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New Clause—(Reduction Of Licence Duty On Certain Liquor Licences)

Volume 155: debated on Wednesday 28 June 1922

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The duties chargeable on the following excise liquor licences, that is to say, retailers' on-licences for spirits, beer, or wine, retailers' off-licenees for spirits, beer, or wine, shall be reduced by fifty per tentum.—[Colonel Sir A. Holbrook.]

Brought up, and read the First time.

I beg to move, "That the Clause be read a Second time."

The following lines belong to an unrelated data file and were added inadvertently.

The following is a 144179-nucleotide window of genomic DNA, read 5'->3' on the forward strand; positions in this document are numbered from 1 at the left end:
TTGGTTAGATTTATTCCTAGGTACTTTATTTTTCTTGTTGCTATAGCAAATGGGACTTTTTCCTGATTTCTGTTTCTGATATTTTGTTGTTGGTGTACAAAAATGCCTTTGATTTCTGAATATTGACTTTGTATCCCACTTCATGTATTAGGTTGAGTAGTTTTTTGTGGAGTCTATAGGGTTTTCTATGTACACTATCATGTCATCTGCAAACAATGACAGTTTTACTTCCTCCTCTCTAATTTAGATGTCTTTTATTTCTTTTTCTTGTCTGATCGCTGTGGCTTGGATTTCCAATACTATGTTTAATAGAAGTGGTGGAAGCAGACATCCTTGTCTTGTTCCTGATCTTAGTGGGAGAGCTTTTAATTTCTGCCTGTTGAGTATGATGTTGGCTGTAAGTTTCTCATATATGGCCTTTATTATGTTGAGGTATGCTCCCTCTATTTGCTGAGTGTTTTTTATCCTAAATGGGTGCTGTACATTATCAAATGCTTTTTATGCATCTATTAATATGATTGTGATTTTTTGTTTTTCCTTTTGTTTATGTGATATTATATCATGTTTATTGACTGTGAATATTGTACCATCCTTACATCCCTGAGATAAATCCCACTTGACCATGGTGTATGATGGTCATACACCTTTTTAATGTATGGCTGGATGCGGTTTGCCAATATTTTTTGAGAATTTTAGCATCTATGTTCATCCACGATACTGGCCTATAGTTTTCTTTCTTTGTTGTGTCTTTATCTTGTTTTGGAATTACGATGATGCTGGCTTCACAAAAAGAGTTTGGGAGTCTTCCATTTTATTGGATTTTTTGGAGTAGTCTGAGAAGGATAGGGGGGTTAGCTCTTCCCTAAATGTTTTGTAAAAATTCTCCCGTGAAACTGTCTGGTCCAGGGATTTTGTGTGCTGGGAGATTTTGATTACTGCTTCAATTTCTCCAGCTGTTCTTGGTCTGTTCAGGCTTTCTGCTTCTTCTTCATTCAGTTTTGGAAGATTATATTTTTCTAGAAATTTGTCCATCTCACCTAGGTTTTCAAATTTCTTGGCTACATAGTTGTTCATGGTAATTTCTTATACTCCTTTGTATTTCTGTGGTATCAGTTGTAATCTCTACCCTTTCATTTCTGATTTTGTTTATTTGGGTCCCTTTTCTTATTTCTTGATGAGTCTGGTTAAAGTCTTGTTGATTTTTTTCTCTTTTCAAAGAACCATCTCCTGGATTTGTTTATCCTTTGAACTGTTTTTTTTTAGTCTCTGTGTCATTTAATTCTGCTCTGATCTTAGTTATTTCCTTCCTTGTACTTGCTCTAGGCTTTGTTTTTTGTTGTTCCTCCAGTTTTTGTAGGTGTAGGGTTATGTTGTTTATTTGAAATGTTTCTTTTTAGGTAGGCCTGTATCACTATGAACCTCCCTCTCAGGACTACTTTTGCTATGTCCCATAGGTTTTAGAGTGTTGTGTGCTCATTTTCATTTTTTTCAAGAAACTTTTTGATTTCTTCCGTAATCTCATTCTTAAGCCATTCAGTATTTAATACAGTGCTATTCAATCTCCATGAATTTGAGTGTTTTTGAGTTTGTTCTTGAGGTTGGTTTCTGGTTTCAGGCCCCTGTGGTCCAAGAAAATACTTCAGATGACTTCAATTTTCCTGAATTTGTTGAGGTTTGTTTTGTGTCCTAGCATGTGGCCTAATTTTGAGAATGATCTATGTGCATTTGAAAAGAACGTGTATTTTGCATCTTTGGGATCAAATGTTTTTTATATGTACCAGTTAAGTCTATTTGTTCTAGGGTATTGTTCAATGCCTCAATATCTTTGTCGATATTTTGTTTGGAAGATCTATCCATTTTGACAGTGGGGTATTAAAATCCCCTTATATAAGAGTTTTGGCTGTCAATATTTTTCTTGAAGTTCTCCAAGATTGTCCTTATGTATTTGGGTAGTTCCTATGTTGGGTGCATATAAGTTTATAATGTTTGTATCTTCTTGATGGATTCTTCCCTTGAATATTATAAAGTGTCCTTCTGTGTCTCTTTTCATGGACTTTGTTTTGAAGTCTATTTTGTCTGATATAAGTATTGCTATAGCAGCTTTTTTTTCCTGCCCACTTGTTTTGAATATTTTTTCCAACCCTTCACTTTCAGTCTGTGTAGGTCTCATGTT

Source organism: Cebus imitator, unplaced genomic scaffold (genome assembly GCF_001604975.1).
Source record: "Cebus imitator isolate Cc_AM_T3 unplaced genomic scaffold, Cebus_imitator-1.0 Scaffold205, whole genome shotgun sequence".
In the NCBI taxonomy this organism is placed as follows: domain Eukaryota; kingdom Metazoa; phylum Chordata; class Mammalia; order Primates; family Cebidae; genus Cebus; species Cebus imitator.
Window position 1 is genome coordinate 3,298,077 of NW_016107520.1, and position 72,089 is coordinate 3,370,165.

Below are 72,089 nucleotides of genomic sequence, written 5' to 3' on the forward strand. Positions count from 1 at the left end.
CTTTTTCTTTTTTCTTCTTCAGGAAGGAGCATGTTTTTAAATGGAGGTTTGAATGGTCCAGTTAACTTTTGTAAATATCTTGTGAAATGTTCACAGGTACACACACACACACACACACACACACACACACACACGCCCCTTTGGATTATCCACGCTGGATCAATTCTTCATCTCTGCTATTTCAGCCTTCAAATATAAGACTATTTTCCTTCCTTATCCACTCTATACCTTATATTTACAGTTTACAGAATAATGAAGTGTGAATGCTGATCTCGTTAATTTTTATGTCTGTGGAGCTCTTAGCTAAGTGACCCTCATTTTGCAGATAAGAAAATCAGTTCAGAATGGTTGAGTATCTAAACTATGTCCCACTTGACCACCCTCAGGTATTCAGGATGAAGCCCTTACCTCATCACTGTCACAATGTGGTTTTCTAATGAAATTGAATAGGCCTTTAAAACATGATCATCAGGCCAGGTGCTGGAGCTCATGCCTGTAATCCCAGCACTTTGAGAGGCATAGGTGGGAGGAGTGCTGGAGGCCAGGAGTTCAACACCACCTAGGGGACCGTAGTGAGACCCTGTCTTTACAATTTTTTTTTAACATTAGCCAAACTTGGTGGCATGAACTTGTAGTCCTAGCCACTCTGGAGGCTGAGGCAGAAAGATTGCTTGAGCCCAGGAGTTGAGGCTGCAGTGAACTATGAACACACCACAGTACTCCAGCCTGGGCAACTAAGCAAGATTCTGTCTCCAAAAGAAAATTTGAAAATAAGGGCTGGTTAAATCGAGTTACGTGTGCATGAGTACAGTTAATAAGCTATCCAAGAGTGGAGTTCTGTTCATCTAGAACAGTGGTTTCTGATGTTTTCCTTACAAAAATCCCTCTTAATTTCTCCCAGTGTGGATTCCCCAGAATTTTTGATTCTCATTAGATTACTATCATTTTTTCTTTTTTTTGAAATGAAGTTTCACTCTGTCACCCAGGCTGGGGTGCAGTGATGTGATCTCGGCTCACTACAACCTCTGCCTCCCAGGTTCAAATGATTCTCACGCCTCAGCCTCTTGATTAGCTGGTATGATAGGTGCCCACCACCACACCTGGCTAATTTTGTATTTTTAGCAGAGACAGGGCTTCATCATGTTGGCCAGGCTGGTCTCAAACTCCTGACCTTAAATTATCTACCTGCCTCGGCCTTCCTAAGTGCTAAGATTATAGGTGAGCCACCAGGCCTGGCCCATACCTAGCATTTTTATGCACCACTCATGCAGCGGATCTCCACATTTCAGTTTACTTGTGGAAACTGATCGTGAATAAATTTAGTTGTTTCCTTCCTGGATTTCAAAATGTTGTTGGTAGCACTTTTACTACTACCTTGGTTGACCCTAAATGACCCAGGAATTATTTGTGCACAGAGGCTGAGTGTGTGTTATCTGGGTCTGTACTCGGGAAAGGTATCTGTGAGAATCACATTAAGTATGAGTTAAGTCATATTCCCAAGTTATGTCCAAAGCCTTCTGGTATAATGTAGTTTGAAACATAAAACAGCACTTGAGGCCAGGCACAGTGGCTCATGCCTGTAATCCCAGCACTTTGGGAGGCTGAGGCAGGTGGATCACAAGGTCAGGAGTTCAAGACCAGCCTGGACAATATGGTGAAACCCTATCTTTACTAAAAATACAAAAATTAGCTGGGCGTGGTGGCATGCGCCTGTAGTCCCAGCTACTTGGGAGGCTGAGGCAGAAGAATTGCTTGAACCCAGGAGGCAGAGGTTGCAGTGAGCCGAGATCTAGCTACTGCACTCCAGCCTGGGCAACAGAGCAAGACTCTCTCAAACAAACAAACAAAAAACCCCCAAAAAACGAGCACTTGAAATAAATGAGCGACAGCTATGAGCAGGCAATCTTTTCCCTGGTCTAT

This Clause, I hope, will meet with the sympathy of the Chancellor of the Ex- chequer, because it affects mainly a very large number of men who cannot he in any way regarded as profiteers—ex-service men who on retiring from the navy or the army have invested their all in a small public-house or beer-house. The character of these men as a rule is beyond question, because before they take these houses they have to pass an investigation of character by the brewers and the police, and, except in the case of Carlisle which is under the control of the Government, they have to go before the magistrates and get the permission of the justices before they can take over their licences. They are deserving of sympathy in all respects. The present rates of these duties were imposed by the Finance (1909–10) Act, 1910, at a time when retail licensed houses were entitled to remain open for periods varying according to the locality from 19½ to 17 hours on weekdays. Under the operation of the Licensing Act, 1921, the corresponding hours vary from 9 to 8 hours. The hours on Sundays have been reduced in similar proportions. The principle has always been accepted by the Legislature that licence duties should he imposed with reference to the number of hours during which liquor could be sold under the licenses. For instance, the Licensing Act, 1872, provided that for a licence under which liquor could not be sold on a Sunday the duty should be reduced by one-seventh. Again, the Licensing Act, 1874, made a similar provision with regard to early closing licences under which the sale of liquor had to cease one hour earlier than in ordinary circumstances. Finally, the Finance Act (No. 2), 1914, granted a rebate of licence duty in respect of those houses where hours of sale were curtailed by the orders of the Central Control Board and this was gradually increased until it reached 75 per cent. of the full duty. On this principle which is obviously fair, seeing that the present permitted hours of sale are about one-half of those in force when the present heavy rates of duty were imposed, the claim that these duties should be reduced by a similar proportion seems unanswerable. The provisions of the Licensing Act, 1921, having reduced the hours of trading, equity demands that a revision of the license duty charge should he considered by the Chancellor of the Exchequer, and the principle of the Finance Act, 1917, Section 7, given effect to in the form of a reduction of charge, instead of, as then, a rebate where hours had been reduced, and I therefore ask for reduction as a quid pro quo for lessened trade as the outcome of over 50 per cent. less trading hours. I would point out that in present circumstances, owing to the houses being closed for the greater part of the day, the holders of licences for wayside inns situate in the Division which I represent lose much of the travelling trade which they held under the old system, and have to depend therefore on the village trade alone. If the Chancellor cannot see his way to making a 50 per cent. reduction of present license fees, I hope that at any rate he will display the same sympathy as he has done to clubs, and grant a very deserving class of men some relief from their present burdens.